21 comments on “Garden Bench: Episode 2

  1. Paul, thank you so much for spending the time to show us how you fit that tenon. At home, we often have shoulders that don’t close up or other issues when things don’t go exactly as planned. Watching how to troubleshoot and fix the joint was extremely valuable. I would love to see a series where you show common “mistakes” and how to remedy them. Offset shoulders like this, thin tenons, mortises that aren’t quite perpendicular, tenons that aren’t quite perpendicular, etc. Understanding when/how to fix a sloppy joint vs. throwing the piece out to make a new one is a valuable skill that I’d love to learn more about.

  2. When a joint is going to be pinned in place rather than using glue would it be a problem to rub a tinny amount of beeswax on the tenon to reduce some of the friction experienced during assembly?

  3. Might the origin of the problem be the freehand cutting of the mortice? If it is not perfectly parallel to the side face of the upright, the joint will have a gap on one side.

    The solution chosen will work well here, where the arm is short and the front of the arm will be thrown sideways only a short distance. This can be absorbed by repositioning the front mortise slightly.

    I don’t think it would work for a long stretcher where the far end would be farther out of position and the mortise could not be moved easily, Is there a different trick here?

    regards,

    Geoff

  4. At the 26 minute mark Paul you hold the front edge of the saw with your left hand – what was the reason for this – wood working finesse or just comfort?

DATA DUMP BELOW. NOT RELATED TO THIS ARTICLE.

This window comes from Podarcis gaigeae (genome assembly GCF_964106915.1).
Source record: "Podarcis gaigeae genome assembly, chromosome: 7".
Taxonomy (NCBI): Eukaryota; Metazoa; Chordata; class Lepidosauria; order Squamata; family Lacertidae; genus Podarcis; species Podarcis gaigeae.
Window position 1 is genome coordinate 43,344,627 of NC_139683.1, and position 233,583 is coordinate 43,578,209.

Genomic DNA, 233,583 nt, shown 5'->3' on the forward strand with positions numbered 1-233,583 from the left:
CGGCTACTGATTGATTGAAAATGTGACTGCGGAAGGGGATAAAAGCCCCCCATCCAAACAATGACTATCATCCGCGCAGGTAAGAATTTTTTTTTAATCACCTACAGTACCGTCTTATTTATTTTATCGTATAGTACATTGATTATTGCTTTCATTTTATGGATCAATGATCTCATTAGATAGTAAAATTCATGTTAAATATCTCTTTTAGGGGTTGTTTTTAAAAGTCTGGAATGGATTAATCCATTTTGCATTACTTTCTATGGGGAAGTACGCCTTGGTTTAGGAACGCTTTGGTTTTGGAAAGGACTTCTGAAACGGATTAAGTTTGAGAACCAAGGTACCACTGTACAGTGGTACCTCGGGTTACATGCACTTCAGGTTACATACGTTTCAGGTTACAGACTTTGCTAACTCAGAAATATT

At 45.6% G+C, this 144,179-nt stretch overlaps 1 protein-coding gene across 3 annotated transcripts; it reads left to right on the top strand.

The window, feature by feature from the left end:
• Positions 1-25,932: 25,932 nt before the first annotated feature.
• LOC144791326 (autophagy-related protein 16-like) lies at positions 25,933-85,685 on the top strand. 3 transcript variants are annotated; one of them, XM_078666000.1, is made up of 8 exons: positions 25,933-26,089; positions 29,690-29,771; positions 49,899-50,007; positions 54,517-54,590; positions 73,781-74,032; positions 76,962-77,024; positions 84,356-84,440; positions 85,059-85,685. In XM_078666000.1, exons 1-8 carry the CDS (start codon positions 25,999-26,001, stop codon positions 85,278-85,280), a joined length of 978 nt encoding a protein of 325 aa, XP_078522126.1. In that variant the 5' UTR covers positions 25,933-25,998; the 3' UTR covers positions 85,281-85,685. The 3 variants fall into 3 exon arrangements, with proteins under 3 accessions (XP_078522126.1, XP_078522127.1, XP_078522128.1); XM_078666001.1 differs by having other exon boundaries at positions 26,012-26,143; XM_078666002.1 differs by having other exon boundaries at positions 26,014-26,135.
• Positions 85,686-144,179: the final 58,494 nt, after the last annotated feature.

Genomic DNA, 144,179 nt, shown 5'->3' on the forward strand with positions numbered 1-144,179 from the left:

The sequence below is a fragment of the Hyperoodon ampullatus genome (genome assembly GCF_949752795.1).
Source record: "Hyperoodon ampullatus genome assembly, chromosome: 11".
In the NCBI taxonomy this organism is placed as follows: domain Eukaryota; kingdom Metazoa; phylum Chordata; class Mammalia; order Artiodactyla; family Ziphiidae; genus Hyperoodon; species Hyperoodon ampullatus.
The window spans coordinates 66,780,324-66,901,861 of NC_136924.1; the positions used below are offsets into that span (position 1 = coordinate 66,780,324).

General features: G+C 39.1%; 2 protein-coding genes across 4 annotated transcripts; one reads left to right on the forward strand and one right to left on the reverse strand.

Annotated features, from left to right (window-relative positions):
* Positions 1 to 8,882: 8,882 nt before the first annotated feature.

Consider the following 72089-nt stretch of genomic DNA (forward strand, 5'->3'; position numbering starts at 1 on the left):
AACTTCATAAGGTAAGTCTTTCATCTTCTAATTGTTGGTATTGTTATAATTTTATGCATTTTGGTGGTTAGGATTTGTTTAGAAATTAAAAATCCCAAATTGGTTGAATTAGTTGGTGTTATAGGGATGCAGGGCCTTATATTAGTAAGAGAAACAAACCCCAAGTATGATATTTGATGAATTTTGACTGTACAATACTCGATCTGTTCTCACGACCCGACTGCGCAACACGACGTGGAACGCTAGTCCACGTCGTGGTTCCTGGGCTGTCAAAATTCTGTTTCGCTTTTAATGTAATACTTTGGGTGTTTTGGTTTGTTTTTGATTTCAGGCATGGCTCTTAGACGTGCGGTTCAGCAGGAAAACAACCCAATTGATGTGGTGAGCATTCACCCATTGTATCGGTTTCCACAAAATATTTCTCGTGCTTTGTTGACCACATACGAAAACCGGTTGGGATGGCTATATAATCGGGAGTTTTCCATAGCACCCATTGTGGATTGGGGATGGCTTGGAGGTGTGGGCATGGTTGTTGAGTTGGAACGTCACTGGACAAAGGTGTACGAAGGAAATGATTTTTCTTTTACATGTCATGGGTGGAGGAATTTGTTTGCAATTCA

Oh, and I appreciate the comment ‘Glad this happened’ because it gave the opportunity to show what to do when things don’t quite work first time.

  5. Paul, great work as always enjoy all your series and shall be making this garden bench very soon as It is definitely on my To Do list.
    My query though is on this video you state the knee for the back leg is 16″ but on your Technical drawing download it states 18″ ? Which measurement is correct?

    Also I have noticed that some of your leg stock have splits in them, will these widen and weaken the legs in time or not? Is there a way to fix these in the future?

    Kind Regards, Anakha

  6. Paul said he was glad the problem arose really because it showed what we have to go through sometimes. Maybe for Paul this is a rare occurrence, but for me watching him deal with that difficult shoulder line was incredibly valuable, because as a beginner I have lots to mistakes to confront. I wish I hadn’t but sometimes there they are. What would be phenomenally valuable is a skills video where Paul takes two or three tenons that are not seating and shows different ways of evaluating the problem and correcting. For example, I have watched lots of hours of his work and I have never seen him put the saw in the joint line and create a new shoulder. I’d love it if he had time to slow some of those things down and talk through them with a video where that was the point. Just a suggestion, but I bet I’m not alone there!

  7. I’m just about to start on this project and was watching this episode again. At 6:01 in the video, the mortise for the rear seat rail looks very close to the slope of the lower edge on the back leg. The drawing appears to show that only the top part of the rear leg slopes and then below the 18″ knee the leg is vertical with the mortise a further 3/4″ from this vertical. Which is correct?

    • Paul: In my build the back leg is getting the sloped cut at the bottom 16″ half as in the video (Paul marks it during 1:02 to 1:50). To me it looks better that way but I’m also moving that mortise a 1/4″ inwards (using cedar and concerned about that thin wall).

      As you pointed out, the drawing looks a bit unclear on this. May be Izzy will notice and clarify.

    • On the front face of the rear leg I made the knee at 16 inches. On the back face of the back leg I made the mark at 18 inches which left more wood around the mortise. This worked great for me.

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